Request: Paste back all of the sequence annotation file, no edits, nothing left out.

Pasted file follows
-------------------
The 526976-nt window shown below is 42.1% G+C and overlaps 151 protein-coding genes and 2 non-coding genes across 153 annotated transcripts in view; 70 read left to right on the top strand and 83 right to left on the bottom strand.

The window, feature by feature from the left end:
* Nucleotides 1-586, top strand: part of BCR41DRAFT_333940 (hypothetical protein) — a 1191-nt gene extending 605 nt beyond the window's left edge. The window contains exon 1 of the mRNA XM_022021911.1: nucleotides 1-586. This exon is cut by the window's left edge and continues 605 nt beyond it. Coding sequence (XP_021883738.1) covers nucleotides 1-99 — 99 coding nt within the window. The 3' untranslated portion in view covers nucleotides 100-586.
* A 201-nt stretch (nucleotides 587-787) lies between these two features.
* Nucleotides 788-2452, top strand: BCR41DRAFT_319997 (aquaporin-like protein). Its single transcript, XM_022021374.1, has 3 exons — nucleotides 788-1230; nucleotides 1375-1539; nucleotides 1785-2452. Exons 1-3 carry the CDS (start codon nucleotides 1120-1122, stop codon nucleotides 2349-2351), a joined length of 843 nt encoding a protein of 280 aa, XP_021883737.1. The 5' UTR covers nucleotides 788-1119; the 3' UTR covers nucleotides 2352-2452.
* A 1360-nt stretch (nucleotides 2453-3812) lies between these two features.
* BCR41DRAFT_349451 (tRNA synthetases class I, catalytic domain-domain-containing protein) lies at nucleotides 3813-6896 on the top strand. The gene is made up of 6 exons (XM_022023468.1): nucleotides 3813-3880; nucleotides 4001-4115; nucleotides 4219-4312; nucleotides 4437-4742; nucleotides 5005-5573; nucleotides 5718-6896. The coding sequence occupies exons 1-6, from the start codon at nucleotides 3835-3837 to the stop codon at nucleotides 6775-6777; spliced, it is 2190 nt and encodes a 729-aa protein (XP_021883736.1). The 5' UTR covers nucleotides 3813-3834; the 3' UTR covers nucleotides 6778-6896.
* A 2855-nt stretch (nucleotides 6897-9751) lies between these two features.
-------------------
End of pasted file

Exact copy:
The 526976-nt window shown below is 42.1% G+C and overlaps 151 protein-coding genes and 2 non-coding genes across 153 annotated transcripts in view; 70 read left to right on the top strand and 83 right to left on the bottom strand.

The window, feature by feature from the left end:
* Nucleotides 1-586, top strand: part of BCR41DRAFT_333940 (hypothetical protein) — a 1191-nt gene extending 605 nt beyond the window's left edge. The window contains exon 1 of the mRNA XM_022021911.1: nucleotides 1-586. This exon is cut by the window's left edge and continues 605 nt beyond it. Coding sequence (XP_021883738.1) covers nucleotides 1-99 — 99 coding nt within the window. The 3' untranslated portion in view covers nucleotides 100-586.
* A 201-nt stretch (nucleotides 587-787) lies between these two features.
* Nucleotides 788-2452, top strand: BCR41DRAFT_319997 (aquaporin-like protein). Its single transcript, XM_022021374.1, has 3 exons — nucleotides 788-1230; nucleotides 1375-1539; nucleotides 1785-2452. Exons 1-3 carry the CDS (start codon nucleotides 1120-1122, stop codon nucleotides 2349-2351), a joined length of 843 nt encoding a protein of 280 aa, XP_021883737.1. The 5' UTR covers nucleotides 788-1119; the 3' UTR covers nucleotides 2352-2452.
* A 1360-nt stretch (nucleotides 2453-3812) lies between these two features.
* BCR41DRAFT_349451 (tRNA synthetases class I, catalytic domain-domain-containing protein) lies at nucleotides 3813-6896 on the top strand. The gene is made up of 6 exons (XM_022023468.1): nucleotides 3813-3880; nucleotides 4001-4115; nucleotides 4219-4312; nucleotides 4437-4742; nucleotides 5005-5573; nucleotides 5718-6896. The coding sequence occupies exons 1-6, from the start codon at nucleotides 3835-3837 to the stop codon at nucleotides 6775-6777; spliced, it is 2190 nt and encodes a 729-aa protein (XP_021883736.1). The 5' UTR covers nucleotides 3813-3834; the 3' UTR covers nucleotides 6778-6896.
* A 2855-nt stretch (nucleotides 6897-9751) lies between these two features.